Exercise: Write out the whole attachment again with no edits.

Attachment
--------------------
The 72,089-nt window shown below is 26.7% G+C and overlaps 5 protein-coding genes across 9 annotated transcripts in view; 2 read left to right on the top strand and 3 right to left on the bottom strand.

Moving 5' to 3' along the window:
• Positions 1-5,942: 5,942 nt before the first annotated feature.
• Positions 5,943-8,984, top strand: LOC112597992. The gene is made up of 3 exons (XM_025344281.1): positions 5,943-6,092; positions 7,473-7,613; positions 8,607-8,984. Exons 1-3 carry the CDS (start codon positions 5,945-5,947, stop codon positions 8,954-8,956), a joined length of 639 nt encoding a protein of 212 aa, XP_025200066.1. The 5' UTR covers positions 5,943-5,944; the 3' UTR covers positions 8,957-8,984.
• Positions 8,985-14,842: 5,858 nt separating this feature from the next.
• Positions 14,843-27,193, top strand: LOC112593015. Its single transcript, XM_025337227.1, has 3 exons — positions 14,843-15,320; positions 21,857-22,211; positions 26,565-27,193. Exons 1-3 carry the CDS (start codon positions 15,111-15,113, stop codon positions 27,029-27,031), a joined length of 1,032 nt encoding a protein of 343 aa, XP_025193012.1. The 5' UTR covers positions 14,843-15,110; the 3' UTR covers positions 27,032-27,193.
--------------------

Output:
The 72,089-nt window shown below is 26.7% G+C and overlaps 5 protein-coding genes across 9 annotated transcripts in view; 2 read left to right on the top strand and 3 right to left on the bottom strand.

Moving 5' to 3' along the window:
• Positions 1-5,942: 5,942 nt before the first annotated feature.
• Positions 5,943-8,984, top strand: LOC112597992. The gene is made up of 3 exons (XM_025344281.1): positions 5,943-6,092; positions 7,473-7,613; positions 8,607-8,984. Exons 1-3 carry the CDS (start codon positions 5,945-5,947, stop codon positions 8,954-8,956), a joined length of 639 nt encoding a protein of 212 aa, XP_025200066.1. The 5' UTR covers positions 5,943-5,944; the 3' UTR covers positions 8,957-8,984.
• Positions 8,985-14,842: 5,858 nt separating this feature from the next.
• Positions 14,843-27,193, top strand: LOC112593015. Its single transcript, XM_025337227.1, has 3 exons — positions 14,843-15,320; positions 21,857-22,211; positions 26,565-27,193. Exons 1-3 carry the CDS (start codon positions 15,111-15,113, stop codon positions 27,029-27,031), a joined length of 1,032 nt encoding a protein of 343 aa, XP_025193012.1. The 5' UTR covers positions 14,843-15,110; the 3' UTR covers positions 27,032-27,193.